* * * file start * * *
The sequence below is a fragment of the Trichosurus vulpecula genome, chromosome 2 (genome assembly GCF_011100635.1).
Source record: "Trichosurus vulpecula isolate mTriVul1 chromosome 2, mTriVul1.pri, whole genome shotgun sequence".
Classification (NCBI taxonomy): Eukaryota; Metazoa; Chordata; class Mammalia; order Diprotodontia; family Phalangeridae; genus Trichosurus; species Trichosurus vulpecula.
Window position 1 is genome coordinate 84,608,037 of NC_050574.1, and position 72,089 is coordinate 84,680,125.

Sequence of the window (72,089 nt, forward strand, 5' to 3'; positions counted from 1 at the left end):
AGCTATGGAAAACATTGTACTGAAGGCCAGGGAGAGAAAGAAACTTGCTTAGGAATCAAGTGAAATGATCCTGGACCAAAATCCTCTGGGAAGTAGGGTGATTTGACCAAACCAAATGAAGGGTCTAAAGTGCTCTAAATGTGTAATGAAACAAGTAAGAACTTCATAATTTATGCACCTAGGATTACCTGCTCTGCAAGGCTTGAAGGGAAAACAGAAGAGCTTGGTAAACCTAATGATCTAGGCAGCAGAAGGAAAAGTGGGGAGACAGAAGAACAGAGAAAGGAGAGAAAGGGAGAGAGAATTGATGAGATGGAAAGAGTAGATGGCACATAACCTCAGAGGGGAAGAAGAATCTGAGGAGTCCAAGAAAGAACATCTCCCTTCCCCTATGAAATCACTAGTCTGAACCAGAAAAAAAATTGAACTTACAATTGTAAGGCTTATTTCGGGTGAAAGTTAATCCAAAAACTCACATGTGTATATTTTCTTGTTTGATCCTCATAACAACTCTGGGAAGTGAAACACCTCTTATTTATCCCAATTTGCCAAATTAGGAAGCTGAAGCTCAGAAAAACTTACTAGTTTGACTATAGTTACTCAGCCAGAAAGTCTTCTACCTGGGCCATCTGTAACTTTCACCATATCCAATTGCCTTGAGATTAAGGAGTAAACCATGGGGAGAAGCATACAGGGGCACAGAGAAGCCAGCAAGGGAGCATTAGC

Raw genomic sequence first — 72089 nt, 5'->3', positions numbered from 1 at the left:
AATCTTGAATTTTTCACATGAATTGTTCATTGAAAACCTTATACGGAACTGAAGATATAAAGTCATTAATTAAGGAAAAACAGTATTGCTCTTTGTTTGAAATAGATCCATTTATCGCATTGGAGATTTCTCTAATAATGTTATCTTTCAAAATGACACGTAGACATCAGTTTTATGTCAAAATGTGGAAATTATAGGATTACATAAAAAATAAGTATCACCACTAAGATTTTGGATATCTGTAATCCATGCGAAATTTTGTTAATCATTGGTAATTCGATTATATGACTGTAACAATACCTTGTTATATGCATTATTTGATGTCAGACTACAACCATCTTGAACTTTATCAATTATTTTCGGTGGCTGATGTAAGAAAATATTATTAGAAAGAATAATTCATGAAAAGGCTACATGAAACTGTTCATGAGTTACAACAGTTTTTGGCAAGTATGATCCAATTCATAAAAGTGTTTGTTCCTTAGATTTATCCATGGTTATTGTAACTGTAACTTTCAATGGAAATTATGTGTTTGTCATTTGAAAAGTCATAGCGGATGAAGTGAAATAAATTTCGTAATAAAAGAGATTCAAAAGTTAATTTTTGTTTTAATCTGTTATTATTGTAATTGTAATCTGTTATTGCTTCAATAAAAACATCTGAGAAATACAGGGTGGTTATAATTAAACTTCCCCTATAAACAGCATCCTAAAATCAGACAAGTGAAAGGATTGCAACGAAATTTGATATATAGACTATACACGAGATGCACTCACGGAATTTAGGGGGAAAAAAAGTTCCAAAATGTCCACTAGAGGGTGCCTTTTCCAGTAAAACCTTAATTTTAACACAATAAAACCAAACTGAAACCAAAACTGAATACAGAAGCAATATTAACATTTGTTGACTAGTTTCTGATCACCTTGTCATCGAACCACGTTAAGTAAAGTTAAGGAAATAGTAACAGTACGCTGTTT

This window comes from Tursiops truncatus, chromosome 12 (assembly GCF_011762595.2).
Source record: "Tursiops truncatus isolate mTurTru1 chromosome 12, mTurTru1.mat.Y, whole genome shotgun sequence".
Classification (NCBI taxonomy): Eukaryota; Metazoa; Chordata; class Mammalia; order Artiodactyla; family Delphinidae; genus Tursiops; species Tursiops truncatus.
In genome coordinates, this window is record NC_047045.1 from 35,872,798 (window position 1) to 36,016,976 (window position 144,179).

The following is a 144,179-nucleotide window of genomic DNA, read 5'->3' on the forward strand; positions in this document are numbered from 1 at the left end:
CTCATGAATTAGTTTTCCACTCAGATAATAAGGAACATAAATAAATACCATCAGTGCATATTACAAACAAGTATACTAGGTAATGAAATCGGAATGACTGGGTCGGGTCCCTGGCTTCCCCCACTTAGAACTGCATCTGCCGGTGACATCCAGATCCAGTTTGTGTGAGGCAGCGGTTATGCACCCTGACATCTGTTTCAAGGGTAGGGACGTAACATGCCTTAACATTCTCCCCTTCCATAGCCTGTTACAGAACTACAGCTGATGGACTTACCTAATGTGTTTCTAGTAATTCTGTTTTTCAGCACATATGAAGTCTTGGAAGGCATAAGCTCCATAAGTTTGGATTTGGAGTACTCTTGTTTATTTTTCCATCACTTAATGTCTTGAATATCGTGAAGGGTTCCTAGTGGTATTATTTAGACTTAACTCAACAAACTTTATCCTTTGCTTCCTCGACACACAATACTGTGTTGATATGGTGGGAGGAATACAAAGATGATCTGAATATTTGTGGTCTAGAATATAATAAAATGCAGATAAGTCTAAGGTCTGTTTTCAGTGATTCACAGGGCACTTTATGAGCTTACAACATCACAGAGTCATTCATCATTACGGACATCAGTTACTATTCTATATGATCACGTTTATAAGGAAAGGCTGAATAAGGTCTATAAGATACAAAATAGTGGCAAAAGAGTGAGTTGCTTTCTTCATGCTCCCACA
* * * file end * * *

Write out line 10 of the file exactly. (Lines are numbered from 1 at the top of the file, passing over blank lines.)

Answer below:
Source record: "Tursiops truncatus isolate mTurTru1 chromosome 12, mTurTru1.mat.Y, whole genome shotgun sequence".